Rishi Sunak has promised to give “hundreds of pounds” more to people for energy bills while Liz Truss refused to commit to extra support for struggling families.
Mr Sunak said he is “confident” he could find the money needed to support people with the rising cost of living from government efficiency savings if was to become prime minister.
He told ITV News it “would be wrong” to put a precise figure on how much money he would give people as we do not know how much energy bills are going to go up by after analysts warned energy bills could top £4,200 in January.
However, asked if it would be “hundreds of pounds more”, Mr Sunak said: “Yes. I want to make sure pensioners and the low-income households that I care most about do get the help that they need.
“And I want them to have peace of mind.”
Elaborating on how the additional funding would be paid for, he said: “I’m confident that we can find the money from across government.”
Last night, his team said he would make Whitehall departments cut back by using underspending from their capital budgets to fund the energy bills help.
The underspend has been around £3bn a year recently.
His pledge came after the two candidates faced renewed calls to explain how they would help after Cornwall Insight forecast average bills could hit £4,200 in January, up from £1,971 today.
Ms Truss insisted her priority was driving through tax cuts to kick-start the economy and would “see what the situation is like” in the autumn.
But Mr Sunak said he was concerned his rival Ms Truss’s plans on tax will not provide any help for low-income and pensioner households.
He also criticised her for suggesting at the weekend there should be no more “handouts”, with his spokesman saying she is “divorced from reality”.
The pair will face more questions from Conservative members at a hustings in Darlington this evening.
‘Bury your differences’
On Tuesday, Money Saving Expert’s Martin Lewis called on the two contenders to bury their differences to tackle the problem together, warning the country was facing a “national cataclysm”.
He said the “zombie government needs to wake up sooner than 5 September”, when the new Tory leader and prime minister will be announced, as the new bill predictions are “unaffordable for millions”.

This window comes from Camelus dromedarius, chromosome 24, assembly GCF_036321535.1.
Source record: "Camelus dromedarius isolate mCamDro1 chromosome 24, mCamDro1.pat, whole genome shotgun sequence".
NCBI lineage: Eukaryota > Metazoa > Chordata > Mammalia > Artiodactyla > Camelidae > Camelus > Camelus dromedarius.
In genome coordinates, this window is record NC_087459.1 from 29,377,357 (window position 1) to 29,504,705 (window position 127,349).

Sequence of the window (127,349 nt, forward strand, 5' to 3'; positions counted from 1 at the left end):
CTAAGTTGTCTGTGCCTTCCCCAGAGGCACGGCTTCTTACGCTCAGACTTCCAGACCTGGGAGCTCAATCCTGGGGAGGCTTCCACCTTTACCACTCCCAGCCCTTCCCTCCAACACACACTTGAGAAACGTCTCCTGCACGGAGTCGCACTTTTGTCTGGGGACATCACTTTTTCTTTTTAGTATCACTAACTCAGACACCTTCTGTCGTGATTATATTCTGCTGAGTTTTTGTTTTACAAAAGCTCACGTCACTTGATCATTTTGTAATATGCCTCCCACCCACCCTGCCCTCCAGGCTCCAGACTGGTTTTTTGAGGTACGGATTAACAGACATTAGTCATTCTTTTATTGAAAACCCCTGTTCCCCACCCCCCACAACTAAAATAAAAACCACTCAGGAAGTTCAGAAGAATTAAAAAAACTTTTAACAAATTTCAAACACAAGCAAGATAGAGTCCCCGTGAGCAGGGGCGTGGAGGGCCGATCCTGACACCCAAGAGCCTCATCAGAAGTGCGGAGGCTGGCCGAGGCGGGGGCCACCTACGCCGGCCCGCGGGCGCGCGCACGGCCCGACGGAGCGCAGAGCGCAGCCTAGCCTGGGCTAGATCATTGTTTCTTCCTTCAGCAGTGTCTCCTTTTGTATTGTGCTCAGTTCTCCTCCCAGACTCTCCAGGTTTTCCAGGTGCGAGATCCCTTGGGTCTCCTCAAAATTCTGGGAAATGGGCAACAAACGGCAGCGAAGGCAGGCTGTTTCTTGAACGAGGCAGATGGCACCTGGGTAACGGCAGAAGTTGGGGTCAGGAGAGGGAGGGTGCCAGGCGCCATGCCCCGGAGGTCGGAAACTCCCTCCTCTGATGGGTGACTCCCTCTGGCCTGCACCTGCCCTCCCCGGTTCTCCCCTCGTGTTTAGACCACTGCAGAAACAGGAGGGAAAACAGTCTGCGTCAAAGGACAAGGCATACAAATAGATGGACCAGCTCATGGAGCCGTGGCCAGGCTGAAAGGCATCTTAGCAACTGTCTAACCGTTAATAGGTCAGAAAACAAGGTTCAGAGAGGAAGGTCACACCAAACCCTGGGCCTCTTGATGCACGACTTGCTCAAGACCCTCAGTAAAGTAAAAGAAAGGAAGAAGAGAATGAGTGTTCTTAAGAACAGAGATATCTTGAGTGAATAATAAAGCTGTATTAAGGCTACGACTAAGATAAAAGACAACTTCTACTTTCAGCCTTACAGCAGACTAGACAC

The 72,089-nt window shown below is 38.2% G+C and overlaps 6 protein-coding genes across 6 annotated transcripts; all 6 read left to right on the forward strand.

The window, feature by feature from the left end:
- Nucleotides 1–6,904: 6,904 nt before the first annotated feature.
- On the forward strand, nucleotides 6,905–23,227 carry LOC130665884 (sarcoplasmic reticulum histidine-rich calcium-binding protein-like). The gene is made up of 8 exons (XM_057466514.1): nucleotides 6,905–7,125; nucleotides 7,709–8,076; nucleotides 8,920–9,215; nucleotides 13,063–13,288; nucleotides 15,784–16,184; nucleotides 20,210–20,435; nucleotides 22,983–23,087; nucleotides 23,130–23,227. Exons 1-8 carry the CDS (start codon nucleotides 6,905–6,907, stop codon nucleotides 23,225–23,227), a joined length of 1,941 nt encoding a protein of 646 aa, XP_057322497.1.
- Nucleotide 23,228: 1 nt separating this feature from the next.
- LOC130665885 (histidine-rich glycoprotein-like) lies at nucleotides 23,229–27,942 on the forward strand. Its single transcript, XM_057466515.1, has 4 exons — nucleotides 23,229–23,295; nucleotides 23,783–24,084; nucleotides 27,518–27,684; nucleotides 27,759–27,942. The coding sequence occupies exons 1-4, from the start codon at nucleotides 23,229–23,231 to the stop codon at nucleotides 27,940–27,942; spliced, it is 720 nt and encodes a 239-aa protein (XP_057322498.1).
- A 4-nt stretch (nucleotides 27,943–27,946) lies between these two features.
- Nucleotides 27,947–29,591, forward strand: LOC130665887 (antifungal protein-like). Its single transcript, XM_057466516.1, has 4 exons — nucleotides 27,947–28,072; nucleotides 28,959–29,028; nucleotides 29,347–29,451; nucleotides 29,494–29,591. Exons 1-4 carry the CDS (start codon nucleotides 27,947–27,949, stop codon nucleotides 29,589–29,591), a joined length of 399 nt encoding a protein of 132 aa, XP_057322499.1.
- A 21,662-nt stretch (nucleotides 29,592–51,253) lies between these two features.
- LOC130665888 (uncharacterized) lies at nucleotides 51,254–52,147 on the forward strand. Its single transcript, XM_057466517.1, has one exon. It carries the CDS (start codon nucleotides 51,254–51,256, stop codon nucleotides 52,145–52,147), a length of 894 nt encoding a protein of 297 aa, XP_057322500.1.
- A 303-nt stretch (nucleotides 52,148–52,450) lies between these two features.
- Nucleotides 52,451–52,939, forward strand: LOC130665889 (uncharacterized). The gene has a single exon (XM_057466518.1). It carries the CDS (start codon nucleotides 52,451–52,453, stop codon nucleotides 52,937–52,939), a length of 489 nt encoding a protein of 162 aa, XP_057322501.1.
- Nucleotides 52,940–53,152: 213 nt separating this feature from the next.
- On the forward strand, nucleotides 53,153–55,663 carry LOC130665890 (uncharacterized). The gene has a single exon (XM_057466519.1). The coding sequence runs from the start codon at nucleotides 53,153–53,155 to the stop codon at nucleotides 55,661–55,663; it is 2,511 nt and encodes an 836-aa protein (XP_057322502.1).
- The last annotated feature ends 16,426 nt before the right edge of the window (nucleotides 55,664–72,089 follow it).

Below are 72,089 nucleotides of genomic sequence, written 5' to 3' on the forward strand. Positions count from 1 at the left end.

Mr Sunak on Tuesday doubled down on controversial comments he made last week in which he told Conservative members “deprived urban areas” were being handed too much money at the expense of affluent Royal Tunbridge Wells.
“My point is that there are pockets of poverty that exist everywhere,” he told ITV News.
“They’re not just in big urban cities. They are in small towns. They are in rural areas. There’s poverty everywhere that we need to tackle and make sure gets the investment it needs.”
He insisted he was talking about large cities and was speaking to people “in a broader rural area” and it was “not about Tunbridge Wells”.
“I think it is incredibly wrong to suggest that there isn’t poverty or inequality in rural areas. That’s absurd,” he added.
Mr Sunak said he would be “absolutely” happy to repeat what he said in Newcastle city centre and said as chancellor he “focused a lot of attention on Teesside”.
The former chancellor added that he is “definitely the underdog in this race” after multiple polls since the candidates were whittled down to two have put Ms Truss as the frontrunner.
But he said he is “giving it absolutely everything I’ve got” and he thinks the message “is really resonating with people”.
It was Mr Sunak and former health secretary Sajid Javid’s resignation that kicked off a slew of cabinet members quitting, forcing Boris Johnson to step down a month ago.
And Mr Sunak said he has not spoken to Mr Johnson since then.
Asked if the situation is “quite raw” between the pair, he hinted that Mr Johnson might be resentful, teling ITV: “Well, that’s a question for him rather than for me.”